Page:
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FLEXO Magazine : August 2008
PLANTS & PROCESSES FIRST EFFECTS Wong professed that the Prepress Organization’s big- picture focus is on avoiding “major catastrophes, avoid- ing rework, saving time and money.” She added, “The expectation I have of my team is to know enough about the printing process to advise de- sign on what can be printed. They have to think through the whole design.” As a result of working with An estimated 80 percent of all of General Mills’ flexible packaging is printed flexo. sure that designs are achievable before Marketing expectations are set.” “We have translated FIRST for our de- signers into Six Simple Rules,” said Kristin Savell, brand design senior prepress as- sociate. Rory Berg, another brand design senior prepress associate, elaborated, saying, “We have a portfolio that shows examples of do’s and don’ts. For example: don’t drop vignettes to zero, don’t build type out of multiple colors, don’t reverse type out of multiple colors, don’t put a solid and screen on the same plate, don’t use serif fonts, etc.” “Before the design fi le is turned over, we have a pre-production meeting with the design and prepress partners to under- stand expectations and reviewing print- ability, color breaks, and photography,” added Savell. “We also take it to the print- ers once we have fi nal approved artwork, to assure that there are no further con- cerns about how the job will reproduce.” To help keep flexo-printed pack- ages aligned with FIRST, the Prepress Organization relies on Schawk, a well- known prepress provider and brand man- agement company that has a history of expertise with fl exo and familiarity with the printers General Mills works with. “We have been working with Schawk for many years,” said Wong. “It manages a large portion of our packaging, and as fl exo has grown and evolved, their knowledge and expertise has pushed the boundaries of fl exo reproduction to a very high standard. It is a three-way partnership.” 70 F LEXO AUGUS T 20 0 8 www. f l e x o g r a p h y. o r g FIRST, she said that printers have commented that the fi les they are handed are easier to print than perhaps some other customers’ fi les. “They tell us they are getting up to color much quicker and have less makeready,” interjected Berg. In addition, the team has been im- pressed with results that they are getting from their printers. “I have been amazed,” said Wong. “We have some pretty sophis- ticated designs—food photography with subtle details—baked goods right from the oven with steam coming off them. We work hard to make sure that we have a good fi ngerprint on fi le from the printer and that we have discussed what plates they are running and that they are not going to change anything prior to putting this on press. When that sample comes back, we compare it to a duplicate proof here. It is exciting to see how close the print can match the proof!” Cherie Handberg-Davis, brand design technology and logistics manager said that the “wow factor” is fi nally achievable in fl exo. “We are a food company and our packages must have high appetite appeal. If the broccoli looks black, consumers won’t buy it. It must convey fresh! FIRST helps the Prepress team manage that. They are the last to look at a package before it goes to the printer and hits the shelves.” Wong declared that she and her team are no longer afraid to take on the chal- lenge of printing something fl exo. “We have come so far, and there have been advancements with digital plates and screening technologies that allow us to do a lot more than we used to and it gets bet- ter all the time,” she said. FIRST has also virtually eliminated press-side approvals for flexo. “When we have a proof that really predicts how it will print, we don’t need to attend a press ap- proval. We only go for very special reasons, such as a major redesign,” she said. Wong admitted she and her team still struggle with reducing dot gain, better solid ink densities and bringing down costs. “One of the things that drives cost up is the customization that we have to do for each printer,” she stated, asking if there would ever be a day that fl exographic printers/converters will be certifi ed as fully compliant with FIRST guidelines, allow- ing different shops in different states to produce virtually identical results using the same fi le, regardless of equipment and personnel. “Historically, that brand had always been printed roto because there was uncertainty in the reproduction quality of the Pillsbury Doughboy.” —Gail Wong, General Mills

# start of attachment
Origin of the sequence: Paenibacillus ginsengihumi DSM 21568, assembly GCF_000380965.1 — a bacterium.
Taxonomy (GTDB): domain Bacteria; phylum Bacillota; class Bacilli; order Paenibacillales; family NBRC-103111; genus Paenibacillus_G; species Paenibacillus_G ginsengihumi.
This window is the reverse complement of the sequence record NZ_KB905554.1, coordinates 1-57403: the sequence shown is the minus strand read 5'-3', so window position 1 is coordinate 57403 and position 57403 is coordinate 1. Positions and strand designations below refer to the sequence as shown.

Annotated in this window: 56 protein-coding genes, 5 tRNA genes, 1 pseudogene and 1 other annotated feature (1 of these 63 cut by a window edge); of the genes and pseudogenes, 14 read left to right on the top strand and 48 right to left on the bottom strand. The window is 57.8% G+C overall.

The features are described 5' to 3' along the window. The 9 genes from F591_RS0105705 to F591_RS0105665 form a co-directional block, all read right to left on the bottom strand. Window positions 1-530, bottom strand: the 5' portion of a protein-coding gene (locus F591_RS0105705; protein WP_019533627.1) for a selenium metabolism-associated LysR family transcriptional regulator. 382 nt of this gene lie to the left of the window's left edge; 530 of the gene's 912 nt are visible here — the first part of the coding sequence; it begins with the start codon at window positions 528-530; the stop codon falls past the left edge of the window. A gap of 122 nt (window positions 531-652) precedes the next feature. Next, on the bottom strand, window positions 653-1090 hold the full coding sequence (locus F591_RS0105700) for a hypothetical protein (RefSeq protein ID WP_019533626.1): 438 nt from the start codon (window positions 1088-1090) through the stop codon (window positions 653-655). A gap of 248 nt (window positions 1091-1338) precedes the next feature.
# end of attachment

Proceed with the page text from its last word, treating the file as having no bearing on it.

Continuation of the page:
Flexo Sustainable Fall 2008